Reference Terms
from Wikipedia, the free encyclopedia

Cognitive psychology

Cognitive Psychology is the school of psychology that examines internal mental processes such as problem solving, memory, and language.

It had its foundations in the Gestalt psychology of Max Wertheimer, Wolfgang Köhler, and Kurt Koffka, and in the work of Jean Piaget, who studied intellectual development in children.

Cognitive psychologists are interested in how people understand, diagnose, and solve problems, concerning themselves with the mental processes which mediate between stimulus and response.

Cognitive theory contends that solutions to problems take the form of algorithms—rules that are not necessarily understood but promise a solution, or heuristics—rules that are understood but that do not always guarantee solutions.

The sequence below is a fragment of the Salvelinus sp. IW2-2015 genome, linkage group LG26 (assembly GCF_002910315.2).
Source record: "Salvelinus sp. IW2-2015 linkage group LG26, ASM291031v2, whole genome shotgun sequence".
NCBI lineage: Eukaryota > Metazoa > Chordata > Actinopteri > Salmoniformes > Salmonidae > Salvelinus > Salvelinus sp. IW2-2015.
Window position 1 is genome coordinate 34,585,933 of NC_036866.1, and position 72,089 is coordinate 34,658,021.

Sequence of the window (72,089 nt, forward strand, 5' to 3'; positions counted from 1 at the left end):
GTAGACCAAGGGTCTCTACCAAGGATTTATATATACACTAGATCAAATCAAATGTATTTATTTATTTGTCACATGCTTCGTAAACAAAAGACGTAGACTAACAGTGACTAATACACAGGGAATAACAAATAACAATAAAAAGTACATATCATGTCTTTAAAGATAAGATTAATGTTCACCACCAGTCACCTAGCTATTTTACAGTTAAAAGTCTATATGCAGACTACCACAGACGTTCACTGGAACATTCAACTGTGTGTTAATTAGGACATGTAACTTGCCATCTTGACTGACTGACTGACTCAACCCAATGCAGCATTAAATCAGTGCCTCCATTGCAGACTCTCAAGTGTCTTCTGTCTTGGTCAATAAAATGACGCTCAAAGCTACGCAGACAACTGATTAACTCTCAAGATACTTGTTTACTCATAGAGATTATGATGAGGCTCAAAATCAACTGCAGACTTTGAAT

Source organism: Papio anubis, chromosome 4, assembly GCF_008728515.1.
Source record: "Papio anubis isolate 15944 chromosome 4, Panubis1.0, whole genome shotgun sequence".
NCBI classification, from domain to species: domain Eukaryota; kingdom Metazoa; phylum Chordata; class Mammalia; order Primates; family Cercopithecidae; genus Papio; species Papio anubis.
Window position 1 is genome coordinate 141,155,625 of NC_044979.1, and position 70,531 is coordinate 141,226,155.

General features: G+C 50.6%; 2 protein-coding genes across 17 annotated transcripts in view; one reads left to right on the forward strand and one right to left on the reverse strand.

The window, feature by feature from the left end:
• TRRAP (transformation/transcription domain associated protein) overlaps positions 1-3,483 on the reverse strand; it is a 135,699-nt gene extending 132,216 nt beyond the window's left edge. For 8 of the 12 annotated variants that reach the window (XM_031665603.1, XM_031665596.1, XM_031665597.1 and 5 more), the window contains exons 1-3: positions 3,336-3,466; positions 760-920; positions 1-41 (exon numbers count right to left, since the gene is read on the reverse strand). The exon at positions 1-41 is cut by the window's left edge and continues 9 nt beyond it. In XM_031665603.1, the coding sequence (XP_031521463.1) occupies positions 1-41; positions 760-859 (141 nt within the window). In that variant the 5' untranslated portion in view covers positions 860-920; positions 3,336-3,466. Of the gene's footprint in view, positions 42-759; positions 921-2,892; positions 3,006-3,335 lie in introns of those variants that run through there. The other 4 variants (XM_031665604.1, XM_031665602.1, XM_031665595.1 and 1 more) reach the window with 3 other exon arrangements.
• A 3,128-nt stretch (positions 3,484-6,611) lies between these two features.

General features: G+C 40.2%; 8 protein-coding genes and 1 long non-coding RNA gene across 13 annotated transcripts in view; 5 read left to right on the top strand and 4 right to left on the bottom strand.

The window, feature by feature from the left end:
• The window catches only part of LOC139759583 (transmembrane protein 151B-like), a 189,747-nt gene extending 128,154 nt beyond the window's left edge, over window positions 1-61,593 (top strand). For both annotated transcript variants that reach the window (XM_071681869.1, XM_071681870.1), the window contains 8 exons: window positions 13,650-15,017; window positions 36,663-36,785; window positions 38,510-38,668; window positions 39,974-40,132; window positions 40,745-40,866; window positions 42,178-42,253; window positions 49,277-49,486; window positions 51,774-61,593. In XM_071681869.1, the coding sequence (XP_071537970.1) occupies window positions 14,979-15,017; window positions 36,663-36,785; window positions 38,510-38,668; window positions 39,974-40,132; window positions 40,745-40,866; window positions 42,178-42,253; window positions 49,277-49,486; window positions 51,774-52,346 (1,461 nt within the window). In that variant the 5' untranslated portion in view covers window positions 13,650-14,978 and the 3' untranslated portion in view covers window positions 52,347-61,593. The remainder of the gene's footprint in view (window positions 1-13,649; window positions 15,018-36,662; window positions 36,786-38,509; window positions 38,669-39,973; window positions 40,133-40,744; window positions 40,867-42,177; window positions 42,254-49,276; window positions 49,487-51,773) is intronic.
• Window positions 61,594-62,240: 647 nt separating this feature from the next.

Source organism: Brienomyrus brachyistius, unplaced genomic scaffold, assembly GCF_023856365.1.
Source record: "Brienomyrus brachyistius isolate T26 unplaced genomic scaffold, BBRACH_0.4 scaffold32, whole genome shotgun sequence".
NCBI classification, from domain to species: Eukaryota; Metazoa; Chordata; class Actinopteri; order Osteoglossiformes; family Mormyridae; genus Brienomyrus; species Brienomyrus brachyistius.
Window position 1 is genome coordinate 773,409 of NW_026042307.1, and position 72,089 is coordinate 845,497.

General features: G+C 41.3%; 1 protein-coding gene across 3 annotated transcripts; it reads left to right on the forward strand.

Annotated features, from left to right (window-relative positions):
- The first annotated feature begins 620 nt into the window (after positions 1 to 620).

In other instances, solutions may be found through insight, a sudden awareness of relationships.

Note:   The above text is excerpted from the Wikipedia article "Cognitive psychology", which has been released under the GNU Free Documentation License.
Related Stories
 

Share This Page:


Mind & Brain News
September 5, 2015

Latest Headlines
updated 12:56 pm ET